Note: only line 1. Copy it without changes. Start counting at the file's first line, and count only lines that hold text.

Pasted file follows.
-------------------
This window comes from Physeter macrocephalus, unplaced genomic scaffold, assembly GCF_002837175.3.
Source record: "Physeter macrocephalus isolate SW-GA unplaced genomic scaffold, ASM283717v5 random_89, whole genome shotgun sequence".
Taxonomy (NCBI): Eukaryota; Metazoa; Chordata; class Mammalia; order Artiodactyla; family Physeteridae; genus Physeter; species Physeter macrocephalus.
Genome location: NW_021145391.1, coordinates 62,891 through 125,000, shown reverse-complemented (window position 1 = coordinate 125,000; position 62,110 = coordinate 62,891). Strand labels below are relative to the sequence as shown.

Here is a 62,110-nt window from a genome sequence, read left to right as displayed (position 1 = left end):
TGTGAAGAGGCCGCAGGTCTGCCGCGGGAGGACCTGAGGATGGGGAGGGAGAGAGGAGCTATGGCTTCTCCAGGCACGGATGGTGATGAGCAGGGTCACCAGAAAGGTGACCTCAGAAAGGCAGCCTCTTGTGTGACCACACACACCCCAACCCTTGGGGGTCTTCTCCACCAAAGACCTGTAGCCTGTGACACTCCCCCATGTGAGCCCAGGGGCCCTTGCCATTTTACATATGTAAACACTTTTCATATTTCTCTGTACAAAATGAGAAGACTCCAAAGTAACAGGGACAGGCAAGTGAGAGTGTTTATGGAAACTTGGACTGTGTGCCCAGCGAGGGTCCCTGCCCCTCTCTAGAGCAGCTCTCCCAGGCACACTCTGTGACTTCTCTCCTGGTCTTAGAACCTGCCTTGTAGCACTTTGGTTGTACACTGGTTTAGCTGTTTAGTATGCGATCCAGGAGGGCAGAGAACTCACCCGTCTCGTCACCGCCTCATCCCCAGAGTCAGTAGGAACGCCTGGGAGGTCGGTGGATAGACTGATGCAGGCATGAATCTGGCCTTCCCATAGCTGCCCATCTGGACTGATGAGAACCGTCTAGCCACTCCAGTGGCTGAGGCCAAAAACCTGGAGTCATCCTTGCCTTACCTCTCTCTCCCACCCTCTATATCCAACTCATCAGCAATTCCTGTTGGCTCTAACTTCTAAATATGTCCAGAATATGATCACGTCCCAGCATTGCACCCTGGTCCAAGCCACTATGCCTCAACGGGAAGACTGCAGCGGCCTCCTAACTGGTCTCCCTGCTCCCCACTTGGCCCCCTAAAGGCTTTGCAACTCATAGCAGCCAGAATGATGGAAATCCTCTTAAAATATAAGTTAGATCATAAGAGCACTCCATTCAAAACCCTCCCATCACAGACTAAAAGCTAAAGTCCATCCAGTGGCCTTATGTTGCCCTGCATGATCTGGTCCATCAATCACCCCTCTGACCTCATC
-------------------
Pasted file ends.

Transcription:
This window comes from Physeter macrocephalus, unplaced genomic scaffold, assembly GCF_002837175.3.